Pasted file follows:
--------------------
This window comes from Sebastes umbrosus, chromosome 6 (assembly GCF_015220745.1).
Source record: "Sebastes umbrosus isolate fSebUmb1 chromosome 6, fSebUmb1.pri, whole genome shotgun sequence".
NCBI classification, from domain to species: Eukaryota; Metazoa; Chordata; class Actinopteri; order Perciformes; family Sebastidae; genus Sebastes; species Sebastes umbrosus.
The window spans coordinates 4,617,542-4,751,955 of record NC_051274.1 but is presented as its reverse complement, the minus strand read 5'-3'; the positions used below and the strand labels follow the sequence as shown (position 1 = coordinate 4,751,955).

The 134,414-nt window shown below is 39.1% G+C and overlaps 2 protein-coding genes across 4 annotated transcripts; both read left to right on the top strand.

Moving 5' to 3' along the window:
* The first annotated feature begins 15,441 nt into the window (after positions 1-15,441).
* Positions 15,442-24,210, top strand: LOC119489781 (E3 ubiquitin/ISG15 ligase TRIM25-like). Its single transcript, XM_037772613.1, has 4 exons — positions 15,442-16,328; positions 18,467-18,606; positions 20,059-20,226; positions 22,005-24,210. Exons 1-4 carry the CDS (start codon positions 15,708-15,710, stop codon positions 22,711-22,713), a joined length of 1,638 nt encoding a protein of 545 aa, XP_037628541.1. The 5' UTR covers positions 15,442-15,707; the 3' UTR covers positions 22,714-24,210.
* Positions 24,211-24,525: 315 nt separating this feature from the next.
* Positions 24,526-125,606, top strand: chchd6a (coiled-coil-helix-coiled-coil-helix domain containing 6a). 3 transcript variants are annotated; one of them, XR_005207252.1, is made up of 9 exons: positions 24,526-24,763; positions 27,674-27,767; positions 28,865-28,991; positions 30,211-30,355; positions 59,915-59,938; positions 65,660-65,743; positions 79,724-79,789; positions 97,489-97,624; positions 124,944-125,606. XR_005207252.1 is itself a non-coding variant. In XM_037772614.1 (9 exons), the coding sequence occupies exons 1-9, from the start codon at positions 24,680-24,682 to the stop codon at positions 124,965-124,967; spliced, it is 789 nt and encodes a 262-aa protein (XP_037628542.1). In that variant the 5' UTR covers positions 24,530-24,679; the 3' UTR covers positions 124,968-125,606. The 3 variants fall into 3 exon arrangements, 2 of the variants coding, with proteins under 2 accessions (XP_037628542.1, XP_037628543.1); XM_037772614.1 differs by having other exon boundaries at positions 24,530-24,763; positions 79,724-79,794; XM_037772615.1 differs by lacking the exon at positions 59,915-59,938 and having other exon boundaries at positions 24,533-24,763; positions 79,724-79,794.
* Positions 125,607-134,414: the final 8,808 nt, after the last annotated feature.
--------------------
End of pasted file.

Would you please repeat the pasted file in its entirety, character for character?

This window comes from Sebastes umbrosus, chromosome 6 (assembly GCF_015220745.1).
Source record: "Sebastes umbrosus isolate fSebUmb1 chromosome 6, fSebUmb1.pri, whole genome shotgun sequence".
NCBI classification, from domain to species: Eukaryota; Metazoa; Chordata; class Actinopteri; order Perciformes; family Sebastidae; genus Sebastes; species Sebastes umbrosus.
The window spans coordinates 4,617,542-4,751,955 of record NC_051274.1 but is presented as its reverse complement, the minus strand read 5'-3'; the positions used below and the strand labels follow the sequence as shown (position 1 = coordinate 4,751,955).

The 134,414-nt window shown below is 39.1% G+C and overlaps 2 protein-coding genes across 4 annotated transcripts; both read left to right on the top strand.

Moving 5' to 3' along the window:
* The first annotated feature begins 15,441 nt into the window (after positions 1-15,441).
* Positions 15,442-24,210, top strand: LOC119489781 (E3 ubiquitin/ISG15 ligase TRIM25-like). Its single transcript, XM_037772613.1, has 4 exons — positions 15,442-16,328; positions 18,467-18,606; positions 20,059-20,226; positions 22,005-24,210. Exons 1-4 carry the CDS (start codon positions 15,708-15,710, stop codon positions 22,711-22,713), a joined length of 1,638 nt encoding a protein of 545 aa, XP_037628541.1. The 5' UTR covers positions 15,442-15,707; the 3' UTR covers positions 22,714-24,210.
* Positions 24,211-24,525: 315 nt separating this feature from the next.
* Positions 24,526-125,606, top strand: chchd6a (coiled-coil-helix-coiled-coil-helix domain containing 6a). 3 transcript variants are annotated; one of them, XR_005207252.1, is made up of 9 exons: positions 24,526-24,763; positions 27,674-27,767; positions 28,865-28,991; positions 30,211-30,355; positions 59,915-59,938; positions 65,660-65,743; positions 79,724-79,789; positions 97,489-97,624; positions 124,944-125,606. XR_005207252.1 is itself a non-coding variant. In XM_037772614.1 (9 exons), the coding sequence occupies exons 1-9, from the start codon at positions 24,680-24,682 to the stop codon at positions 124,965-124,967; spliced, it is 789 nt and encodes a 262-aa protein (XP_037628542.1). In that variant the 5' UTR covers positions 24,530-24,679; the 3' UTR covers positions 124,968-125,606. The 3 variants fall into 3 exon arrangements, 2 of the variants coding, with proteins under 2 accessions (XP_037628542.1, XP_037628543.1); XM_037772614.1 differs by having other exon boundaries at positions 24,530-24,763; positions 79,724-79,794; XM_037772615.1 differs by lacking the exon at positions 59,915-59,938 and having other exon boundaries at positions 24,533-24,763; positions 79,724-79,794.
* Positions 125,607-134,414: the final 8,808 nt, after the last annotated feature.